There are many symbols and icons associated with Hannukah. For example, donuts, latkes, Hannukah gelt and the dreidel, or sevivon. But have you ever wondered about the origins of these Hannukah icons?
What would Hanukkah be without the sweet treat of those delicious jelly donuts? In recent years, Israeli bakeries compete to produce the most exciting range, and the toppings and fillings become ever more imaginative. But the first donut recipe actually originated in Europe and dates from the 1500s. By the 1800s it was known as a Berliner in Germany, and Polish Jews called it a ponchik. But in Poland, they ate them as a savoury snack, and because of kashrut laws, fried them in schmaltz rather than lard. It was the Polish Jewish immigrants who brought the ponchik to Palestine where it became a sweet snack and renamed sufganiyah, based on the Talmud’s description of “spongy dough”. Because the festival is associated with the oil of the Menorah lasting for eight days, it is a tradition to eat oily foods and sufganiot have become synonymous with Hannukah.
Potato latkes – or levivot in Hebrew are fried potato pancakes and they have a similar reasoning behind them. These too originated from the middle ages. Traditionally, they were made with potatoes, a cheap and widely available vegetable that could be easily grated, mixed with an egg, some seasonings, and perhaps a little flour, then fried into a tasty savory or sweet snack. But latkes can also be made from other vegetables like zucchini, carrots, and even beetroot.
The tradition of giving money to children is a long-standing one, and probably the one they most look forward to. The custom originated from a 17th century practice among Polish Jewry. Parents would give money to their young children for distribution to their teachers as a token of gratitude. (Similar to the customs of tipping service providers for Christmas.) Perhaps the source of the custom derives from a shared linguistic root in the words Hanukkah (dedication) and hinnukh (education). Over time, as the children asked for a share, parents would give their children a few coins to keep for themselves and by the 19th century, the practice of giving money had shifted entirely from teachers to children. According to an ancient legend, the tradition is linked to the miraculous victory of the Maccabees over the ancient Greeks when they celebrated their freedom by minting coins. Today chocolate coins are also an ubiquitous association with Hanukkah.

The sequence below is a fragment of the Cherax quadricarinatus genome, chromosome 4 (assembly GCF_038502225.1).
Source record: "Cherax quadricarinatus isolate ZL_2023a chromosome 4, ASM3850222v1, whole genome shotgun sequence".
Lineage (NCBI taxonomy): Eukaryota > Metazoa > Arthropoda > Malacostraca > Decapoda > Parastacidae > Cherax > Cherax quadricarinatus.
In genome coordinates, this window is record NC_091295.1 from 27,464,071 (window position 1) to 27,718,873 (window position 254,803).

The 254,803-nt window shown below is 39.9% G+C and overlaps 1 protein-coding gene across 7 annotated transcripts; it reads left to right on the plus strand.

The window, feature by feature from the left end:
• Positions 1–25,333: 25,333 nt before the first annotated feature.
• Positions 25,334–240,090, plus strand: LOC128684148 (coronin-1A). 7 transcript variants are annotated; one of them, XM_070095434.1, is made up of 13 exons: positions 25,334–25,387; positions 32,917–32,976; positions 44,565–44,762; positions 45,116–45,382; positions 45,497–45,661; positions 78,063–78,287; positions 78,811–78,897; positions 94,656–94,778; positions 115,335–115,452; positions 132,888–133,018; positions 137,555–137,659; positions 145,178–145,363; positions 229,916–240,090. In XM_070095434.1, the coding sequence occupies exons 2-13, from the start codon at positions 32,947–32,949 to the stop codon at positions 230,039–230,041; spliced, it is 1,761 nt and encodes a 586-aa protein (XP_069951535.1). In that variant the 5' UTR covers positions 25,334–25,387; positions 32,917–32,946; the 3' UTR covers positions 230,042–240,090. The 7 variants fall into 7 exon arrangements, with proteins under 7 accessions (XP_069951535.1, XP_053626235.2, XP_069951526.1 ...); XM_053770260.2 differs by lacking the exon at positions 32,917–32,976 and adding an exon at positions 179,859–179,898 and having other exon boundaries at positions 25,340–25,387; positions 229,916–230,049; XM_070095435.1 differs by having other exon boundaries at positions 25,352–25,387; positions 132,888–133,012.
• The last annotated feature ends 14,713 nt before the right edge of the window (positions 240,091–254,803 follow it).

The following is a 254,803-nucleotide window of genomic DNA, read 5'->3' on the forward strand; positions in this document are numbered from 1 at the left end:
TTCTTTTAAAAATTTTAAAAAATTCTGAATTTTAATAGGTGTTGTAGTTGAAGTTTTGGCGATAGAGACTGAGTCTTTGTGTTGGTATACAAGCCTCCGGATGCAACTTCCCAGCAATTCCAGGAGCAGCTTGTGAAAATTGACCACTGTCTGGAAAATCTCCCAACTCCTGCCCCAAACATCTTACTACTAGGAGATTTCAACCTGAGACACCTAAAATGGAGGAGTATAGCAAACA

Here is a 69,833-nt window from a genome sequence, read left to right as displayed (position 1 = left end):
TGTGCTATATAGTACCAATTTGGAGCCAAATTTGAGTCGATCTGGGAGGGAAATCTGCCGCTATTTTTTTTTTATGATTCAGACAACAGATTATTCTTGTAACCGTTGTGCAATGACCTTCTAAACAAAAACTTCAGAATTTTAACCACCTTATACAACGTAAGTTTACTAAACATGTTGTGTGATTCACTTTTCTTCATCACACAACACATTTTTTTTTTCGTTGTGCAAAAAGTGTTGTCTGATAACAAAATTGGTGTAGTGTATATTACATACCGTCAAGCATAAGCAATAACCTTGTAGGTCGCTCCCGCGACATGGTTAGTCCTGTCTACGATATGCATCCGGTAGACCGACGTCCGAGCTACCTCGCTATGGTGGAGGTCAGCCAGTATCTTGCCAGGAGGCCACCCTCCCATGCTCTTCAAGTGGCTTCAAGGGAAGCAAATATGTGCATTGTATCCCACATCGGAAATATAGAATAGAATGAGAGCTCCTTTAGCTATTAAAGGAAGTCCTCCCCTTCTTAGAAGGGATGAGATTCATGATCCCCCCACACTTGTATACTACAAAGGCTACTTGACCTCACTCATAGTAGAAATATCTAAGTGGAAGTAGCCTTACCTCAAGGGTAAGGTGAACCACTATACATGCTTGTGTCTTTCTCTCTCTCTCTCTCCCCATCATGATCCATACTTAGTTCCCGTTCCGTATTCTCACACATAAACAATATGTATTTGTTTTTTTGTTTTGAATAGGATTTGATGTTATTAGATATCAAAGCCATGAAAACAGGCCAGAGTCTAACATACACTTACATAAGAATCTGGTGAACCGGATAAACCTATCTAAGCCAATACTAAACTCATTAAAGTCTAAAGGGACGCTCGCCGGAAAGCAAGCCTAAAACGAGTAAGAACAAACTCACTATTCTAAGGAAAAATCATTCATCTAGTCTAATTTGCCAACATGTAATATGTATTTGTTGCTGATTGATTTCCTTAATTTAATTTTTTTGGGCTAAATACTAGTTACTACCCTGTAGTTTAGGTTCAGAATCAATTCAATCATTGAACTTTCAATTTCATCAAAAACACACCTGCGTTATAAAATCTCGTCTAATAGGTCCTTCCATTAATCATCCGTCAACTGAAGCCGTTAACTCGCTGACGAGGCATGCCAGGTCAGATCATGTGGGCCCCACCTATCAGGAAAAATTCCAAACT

The traditional game of dreidel is a family favourite. The word dreidel derives from the Yiddish word drei or spin. Likewise, its Hebrew name, sevivon comes from the word le sovev, to spin. Some believe that it was a game played by Jews under rule of the ancient Greek Empire to fool the Greeks who had outlawed the learning of Torah. But its origins are probably Irish or English. Men in the bars and inns would gamble with a top know as a “teetotum”. The original letters corresponded to the Latin words for “nothing”, “half”, “everything” and “put in”. When the Jews adapted the dreidel, they transliterated the letters into the Hebrew alphabet to represent the words in Yiddish. Then dreidels reached non-Yiddish-speaking Jewish communities who didn’t understand the meaning of the letters and sought explanations. The letters were reinterpreted as an abbreviation of the Hebrew words nes gadol haya sham: a great miracle happened there.
Our latest design, the Hanukkah Decorations Apron, takes its inspiration from all of these symbols, transforming them into an attractive reinterpretation of our tradition. The perfect accessory for this Hanukkah whether you’re making your own latkes, preparing a feast, or serving up a box of choice donuts.